At present, all the theoretical solutions of springback are failed to establish the exact calculation model, while its prediction for the trend of the parameter is credible. The test can give the error of the current parameter and the target, but the next compensation is difficult to be determined for lack of theoretical guidance. Based on the theoretical analysis of \(f^{\prime}(x) < 1\), the iterative compensation algorithm proposed in this paper can determine the convergence of the control parameters, and then determine the next compensation based on the springback value of each test.
2.2 A General Iterative Compensation Algorithm for Springback Control
For a general springback problem, it is too hard to determine the function relationship \(y = f\left( x \right)\). Therefore, this paper establishes a generalized iterative compensation algorithm for springback problem by means of trial and error method. In particular, the iterative compensation mechanism of the springback control is described as follows: for the springback problem of the general stamping process, a process parameter is first determined, which is smaller after springback and has iterative convergence according to the local convergence theorem, then finite compensation experiment is carried out by the iterative compensation algorithm, so that the control parameter is gradually approached to the target value until the accuracy requirement is met.
As shown in Figure 3, after the convergence is confirmed, in order to obtain the workpiece with the parameter value of \(a_{p}\), the iterative compensation method is used to determine the value a before springback, that is the tool surface parameter, as follows:
 Step 1::

Ready. Determining the initial value, usually the target value \(x_{0} = a_{p}\);
 Step 2::

IterationForming. Stamping to obtain the springback value;
 Step 3::

ControlModify. Checking \(x_{1}  a_{p} ,\) if \(\left {x_{1}  a_{p} } \right \le \varepsilon\) (\(\varepsilon\) is the dimensional accuracy), the iteration is terminated, and \(a = x_{0}\); otherwise, \(\left {x_{1}  a_{p} } \right\) is taken as the compensation value, and the die surface parameter is modified as \(x_{0} = x_{1} + \left {x_{1}  a_{p} } \right\), go to Step 2;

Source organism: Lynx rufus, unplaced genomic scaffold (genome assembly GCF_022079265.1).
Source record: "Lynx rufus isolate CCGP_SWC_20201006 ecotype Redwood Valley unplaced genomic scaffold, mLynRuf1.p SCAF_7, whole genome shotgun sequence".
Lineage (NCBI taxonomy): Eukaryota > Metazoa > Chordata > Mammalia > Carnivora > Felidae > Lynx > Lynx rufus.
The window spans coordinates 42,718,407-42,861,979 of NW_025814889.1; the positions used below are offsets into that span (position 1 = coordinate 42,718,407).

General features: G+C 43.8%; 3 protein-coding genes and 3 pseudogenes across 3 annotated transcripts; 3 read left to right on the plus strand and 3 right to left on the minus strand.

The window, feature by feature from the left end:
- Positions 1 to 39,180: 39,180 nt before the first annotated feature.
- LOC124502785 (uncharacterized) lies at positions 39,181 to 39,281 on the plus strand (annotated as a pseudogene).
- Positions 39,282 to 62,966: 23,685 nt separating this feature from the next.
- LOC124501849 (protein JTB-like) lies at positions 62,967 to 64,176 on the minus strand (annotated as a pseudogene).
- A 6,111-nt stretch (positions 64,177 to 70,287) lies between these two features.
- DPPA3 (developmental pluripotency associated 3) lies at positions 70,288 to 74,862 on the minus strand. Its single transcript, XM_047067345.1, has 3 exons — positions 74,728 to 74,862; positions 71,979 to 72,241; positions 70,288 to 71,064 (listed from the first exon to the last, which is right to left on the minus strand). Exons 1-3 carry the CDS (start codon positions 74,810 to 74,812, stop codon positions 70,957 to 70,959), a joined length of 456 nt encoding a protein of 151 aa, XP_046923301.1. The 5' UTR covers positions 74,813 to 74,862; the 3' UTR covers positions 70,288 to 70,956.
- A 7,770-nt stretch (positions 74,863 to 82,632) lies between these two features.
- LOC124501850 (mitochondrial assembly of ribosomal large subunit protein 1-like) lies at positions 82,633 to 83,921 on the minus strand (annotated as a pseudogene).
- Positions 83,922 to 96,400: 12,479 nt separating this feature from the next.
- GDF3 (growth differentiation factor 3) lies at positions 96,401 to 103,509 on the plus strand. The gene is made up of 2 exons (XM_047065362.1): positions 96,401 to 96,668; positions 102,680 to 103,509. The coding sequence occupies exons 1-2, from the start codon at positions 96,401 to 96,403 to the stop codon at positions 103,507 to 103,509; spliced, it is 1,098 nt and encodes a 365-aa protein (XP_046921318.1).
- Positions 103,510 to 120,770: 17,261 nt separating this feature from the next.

Step 4::

Output. When \(\left {x_{1}  a_{p} } \right \le \varepsilon ,\) the iteration terminates and the correction end. \(a = x_{0}\) is the parameter value of the final tool surface.
By means of mathematical analysis, the iterative compensation algorithm of springback control provides the theoretical basis for tool surface modification. The finite compensation calculation can reduce the error of the process parameters and guide the tool surface correction direction. In addition, each compensation value is only related to the difference of the iteration parameters before and after springback, and has nothing to do with the material properties and mechanical model, so this springback control method is more versatile.
As repeatedly mentioned above, the precondition of the iterative compensation algorithm is to determine the iterable parameters with convergence. Therefore, the springback process of Vfree bending and stretchbending processes will be analyzed and the convergence of the relevant process parameters will be discussed.
3 Iterative Convergence of Bending Process Parameters
3.1 Basic Assumptions

(1)
The cross section is always planar and perpendicular to the neutral layer;

(2)
The blank is approximately unidirectional stressstrain state;

(3)
The strain is linearly distributed and satisfies:
$$\varepsilon = \frac{y}{\rho },$$(7)where \(\varepsilon\) is the strain; \(y\) is the distance from the particle to the geometric neutral layer; and \(\rho\) is the bending radius of the geometric neutral layer.

(4)
The material properties are in accordance with the bilinear hardening model, that is
$$\sigma = \left\{ {\begin{array}{*{20}l} {E\varepsilon ,\quad \qquad 0 \le \varepsilon \le \varepsilon _{s} ,} \\ {\sigma _{0} + D\varepsilon ,\quad \varepsilon > \varepsilon _{s} } \\ \end{array} } \right.$$(8)$$\left\{ \begin{array}{*{20}l} \varepsilon_{s} = \frac{{\sigma_{s} }}{E}, \hfill \\ \sigma_{ 0} = \sigma_{\text{S}} \left( {1  \frac{D}{E}} \right), \hfill \\ \end{array} \right.$$(9)where \(\sigma\) is the stress, \(\varepsilon\) is the strain, \(E\) is the elastic modulus, \(D\) is the plastic modulus, and \(\sigma_{s}\) is the initial yield stress.